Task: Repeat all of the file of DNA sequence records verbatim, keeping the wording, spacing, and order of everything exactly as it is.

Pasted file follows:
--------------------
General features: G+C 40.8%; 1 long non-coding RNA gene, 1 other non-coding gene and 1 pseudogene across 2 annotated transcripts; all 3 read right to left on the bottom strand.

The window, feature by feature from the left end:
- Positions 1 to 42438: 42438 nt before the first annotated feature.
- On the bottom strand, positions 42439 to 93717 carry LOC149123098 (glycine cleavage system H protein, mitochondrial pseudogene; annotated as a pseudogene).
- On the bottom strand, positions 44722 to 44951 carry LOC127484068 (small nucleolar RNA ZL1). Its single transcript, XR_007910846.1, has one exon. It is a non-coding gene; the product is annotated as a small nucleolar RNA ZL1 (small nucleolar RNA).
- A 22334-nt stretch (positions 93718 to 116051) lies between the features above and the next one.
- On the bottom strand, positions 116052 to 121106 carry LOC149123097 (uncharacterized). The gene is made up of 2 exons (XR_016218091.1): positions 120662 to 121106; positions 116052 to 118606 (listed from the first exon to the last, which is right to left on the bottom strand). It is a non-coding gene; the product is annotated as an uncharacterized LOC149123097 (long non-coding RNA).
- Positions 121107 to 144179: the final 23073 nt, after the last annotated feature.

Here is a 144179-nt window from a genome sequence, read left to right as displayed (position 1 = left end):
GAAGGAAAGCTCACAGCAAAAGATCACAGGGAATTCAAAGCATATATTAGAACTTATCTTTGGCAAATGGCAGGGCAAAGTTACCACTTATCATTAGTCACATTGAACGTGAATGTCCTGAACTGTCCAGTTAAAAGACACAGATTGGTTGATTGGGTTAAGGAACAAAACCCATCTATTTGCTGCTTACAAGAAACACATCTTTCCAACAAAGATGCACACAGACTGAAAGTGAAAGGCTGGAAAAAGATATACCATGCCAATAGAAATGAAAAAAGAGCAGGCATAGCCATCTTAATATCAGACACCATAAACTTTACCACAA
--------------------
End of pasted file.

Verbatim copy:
General features: G+C 40.8%; 1 long non-coding RNA gene, 1 other non-coding gene and 1 pseudogene across 2 annotated transcripts; all 3 read right to left on the bottom strand.

The window, feature by feature from the left end:
- Positions 1 to 42438: 42438 nt before the first annotated feature.
- On the bottom strand, positions 42439 to 93717 carry LOC149123098 (glycine cleavage system H protein, mitochondrial pseudogene; annotated as a pseudogene).
- On the bottom strand, positions 44722 to 44951 carry LOC127484068 (small nucleolar RNA ZL1). Its single transcript, XR_007910846.1, has one exon. It is a non-coding gene; the product is annotated as a small nucleolar RNA ZL1 (small nucleolar RNA).
- A 22334-nt stretch (positions 93718 to 116051) lies between the features above and the next one.
- On the bottom strand, positions 116052 to 121106 carry LOC149123097 (uncharacterized). The gene is made up of 2 exons (XR_016218091.1): positions 120662 to 121106; positions 116052 to 118606 (listed from the first exon to the last, which is right to left on the bottom strand). It is a non-coding gene; the product is annotated as an uncharacterized LOC149123097 (long non-coding RNA).
- Positions 121107 to 144179: the final 23073 nt, after the last annotated feature.

Here is a 144179-nt window from a genome sequence, read left to right as displayed (position 1 = left end):
GAAGGAAAGCTCACAGCAAAAGATCACAGGGAATTCAAAGCATATATTAGAACTTATCTTTGGCAAATGGCAGGGCAAAGTTACCACTTATCATTAGTCACATTGAACGTGAATGTCCTGAACTGTCCAGTTAAAAGACACAGATTGGTTGATTGGGTTAAGGAACAAAACCCATCTATTTGCTGCTTACAAGAAACACATCTTTCCAACAAAGATGCACACAGACTGAAAGTGAAAGGCTGGAAAAAGATATACCATGCCAATAGAAATGAAAAAAGAGCAGGCATAGCCATCTTAATATCAGACACCATAAACTTTACCACAA